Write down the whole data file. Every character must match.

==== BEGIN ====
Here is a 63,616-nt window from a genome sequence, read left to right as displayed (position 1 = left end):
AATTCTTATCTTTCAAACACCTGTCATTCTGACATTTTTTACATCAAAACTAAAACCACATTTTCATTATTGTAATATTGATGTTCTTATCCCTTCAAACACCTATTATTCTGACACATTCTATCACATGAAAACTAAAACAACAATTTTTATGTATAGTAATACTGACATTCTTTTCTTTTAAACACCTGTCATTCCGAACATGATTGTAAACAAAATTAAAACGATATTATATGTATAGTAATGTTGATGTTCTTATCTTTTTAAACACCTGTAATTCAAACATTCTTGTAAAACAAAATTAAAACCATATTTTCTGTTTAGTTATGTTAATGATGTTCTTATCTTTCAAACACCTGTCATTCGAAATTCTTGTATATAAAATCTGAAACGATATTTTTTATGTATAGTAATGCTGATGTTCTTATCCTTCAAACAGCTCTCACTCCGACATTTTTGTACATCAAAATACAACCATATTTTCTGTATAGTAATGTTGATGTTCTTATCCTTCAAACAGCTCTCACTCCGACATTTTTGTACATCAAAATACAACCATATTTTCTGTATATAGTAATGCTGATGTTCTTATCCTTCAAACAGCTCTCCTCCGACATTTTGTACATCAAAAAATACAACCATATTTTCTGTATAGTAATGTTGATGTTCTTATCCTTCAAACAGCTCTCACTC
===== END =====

Here is a 63,616-nt window from a genome sequence, read left to right as displayed (position 1 = left end):
AATTCTTATCTTTCAAACACCTGTCATTCTGACATTTTTTACATCAAAACTAAAACCACATTTTCATTATTGTAATATTGATGTTCTTATCCCTTCAAACACCTATTATTCTGACACATTCTATCACATGAAAACTAAAACAACAATTTTTATGTATAGTAATACTGACATTCTTTTCTTTTAAACACCTGTCATTCCGAACATGATTGTAAACAAAATTAAAACGATATTATATGTATAGTAATGTTGATGTTCTTATCTTTTTAAACACCTGTAATTCAAACATTCTTGTAAAACAAAATTAAAACCATATTTTCTGTTTAGTTATGTTAATGATGTTCTTATCTTTCAAACACCTGTCATTCGAAATTCTTGTATATAAAATCTGAAACGATATTTTTTATGTATAGTAATGCTGATGTTCTTATCCTTCAAACAGCTCTCACTCCGACATTTTTGTACATCAAAATACAACCATATTTTCTGTATAGTAATGTTGATGTTCTTATCCTTCAAACAGCTCTCACTCCGACATTTTTGTACATCAAAATACAACCATATTTTCTGTATATAGTAATGCTGATGTTCTTATCCTTCAAACAGCTCTCCTCCGACATTTTGTACATCAAAAAATACAACCATATTTTCTGTATAGTAATGTTGATGTTCTTATCCTTCAAACAGCTCTCACTC